The Pass of Saint Gotthard, Switzerland

The Pass of Saint Gotthard, Switzerland 1803–1804

Joseph Mallord William Turner (1775–1851)

Birmingham Museums Trust

Turner managed to turn his love of discovering the countryside into commissioned work, and throughout his life he documented a variety of landscapes in watercolour. He travelled all over this Great Britain painting country seats with imposing architecture and also wild spaces. Abroad he created sketches and paintings of his journeys, including work inspired by the great pilgrim destination of Rome, and images of the places he visited on the way.

The Arch of Constantine, Rome

The Arch of Constantine, Rome c.1835

Joseph Mallord William Turner (1775–1851)



Heidelberg c.1844–5

Joseph Mallord William Turner (1775–1851)


Travel provided the opportunity to hone his observation skills and focus on his private creative world. Quick drying and easy to transport, watercolour was a natural medium for him.

In contrast, Constable developed a method of using oils outdoors, his famous sky and cloud works have the veracity of the Impressionist moment and the impasto of the medium of oil. Like Nash, he identified strongly with specific places – both his Suffolk home and later Hampstead figure in his oeuvre.

Study of Clouds

Study of Clouds 1821

John Constable (1776–1837)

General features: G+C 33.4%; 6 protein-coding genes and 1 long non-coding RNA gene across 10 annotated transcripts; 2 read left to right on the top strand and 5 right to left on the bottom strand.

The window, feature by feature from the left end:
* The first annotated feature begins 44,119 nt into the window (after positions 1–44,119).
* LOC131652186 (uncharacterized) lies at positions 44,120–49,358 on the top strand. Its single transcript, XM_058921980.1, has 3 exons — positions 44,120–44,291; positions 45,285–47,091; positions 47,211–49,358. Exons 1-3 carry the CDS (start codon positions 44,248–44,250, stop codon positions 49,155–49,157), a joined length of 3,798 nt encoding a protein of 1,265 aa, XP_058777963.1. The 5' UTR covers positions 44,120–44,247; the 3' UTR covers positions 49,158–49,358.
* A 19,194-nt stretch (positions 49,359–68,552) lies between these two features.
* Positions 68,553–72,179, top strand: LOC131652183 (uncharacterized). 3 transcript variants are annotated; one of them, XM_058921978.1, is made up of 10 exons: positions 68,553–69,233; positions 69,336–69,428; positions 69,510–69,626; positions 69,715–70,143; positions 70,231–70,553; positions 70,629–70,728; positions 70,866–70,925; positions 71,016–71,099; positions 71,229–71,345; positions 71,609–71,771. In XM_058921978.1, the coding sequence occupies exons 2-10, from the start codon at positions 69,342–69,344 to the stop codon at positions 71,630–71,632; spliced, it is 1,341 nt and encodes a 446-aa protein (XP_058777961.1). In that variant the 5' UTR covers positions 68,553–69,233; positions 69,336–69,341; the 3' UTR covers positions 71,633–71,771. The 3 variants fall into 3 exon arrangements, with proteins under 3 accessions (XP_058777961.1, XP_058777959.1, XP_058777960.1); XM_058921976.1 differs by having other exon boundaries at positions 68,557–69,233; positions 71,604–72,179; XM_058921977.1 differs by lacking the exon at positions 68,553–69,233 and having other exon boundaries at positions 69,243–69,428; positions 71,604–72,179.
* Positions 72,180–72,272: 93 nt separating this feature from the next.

The Whitworth, The University of Manchester

Constable and Turner used both oil and watercolour, but someone like Francis Towne (1739/1740–1816), for example, focused almost his entire efforts on watercolour. Renowned as a tricky and unpredictable medium it requires the paint to be in an active fluid state in order to perform in both a controlled and a chaotic manner. Its character is both delicate and translucent. The secret is to possess the skill to conjure the balance between the fragile, transparent elements and know instinctively how much water to use to unlock the pigment from the gum Arabic, and then to let the process 'take off'.

The results are what we see in this simple little work by Nash – Nocturne, Landscape of the Vale. It is full of the zest of the moment, he has left his pencil workings like the remains of a febrile calligraphic text and incorporated these into the overall result. They underpin the structure but hover in the background of the patches of overlaid graduated colour, suggesting space, mood and atmosphere.

Norbert Lynton sums up Nash when he wrote the following in his essay 'Landscape as experience and vision', in the 1993 collection Towards a New Landscape:

Nash's first works had people in them, bloodless creatures in the Pre-Raphaelite vein. Then landscape could stand for bodies, Whittenham Clumps for example, round and full. But that passed too and there is nothing sensuous about the landscapes that followed. His gardens are haunted; his seas are dead even when they are not made of broken warplanes, his landscapes speak of the coming apocalypse when they do not suggest it has already done its work, leaving nature to wind up her work. Like Blake and other Romantics, he looks forward by looking back. His art is not about the past but rather about what will be; its mode refers us to a dreamed, lost glory.

Liz Rideal, artist and writer

Did you know?
  • Nash was one of the most individual British artists of his time – he celebrated the English countryside tradition while influenced by European modernism
  • His younger brother, John Northcote Nash, was also an artist
  • In 1935, commissioned by John Betjeman, Paul Nash wrote the Shell guide to Dorset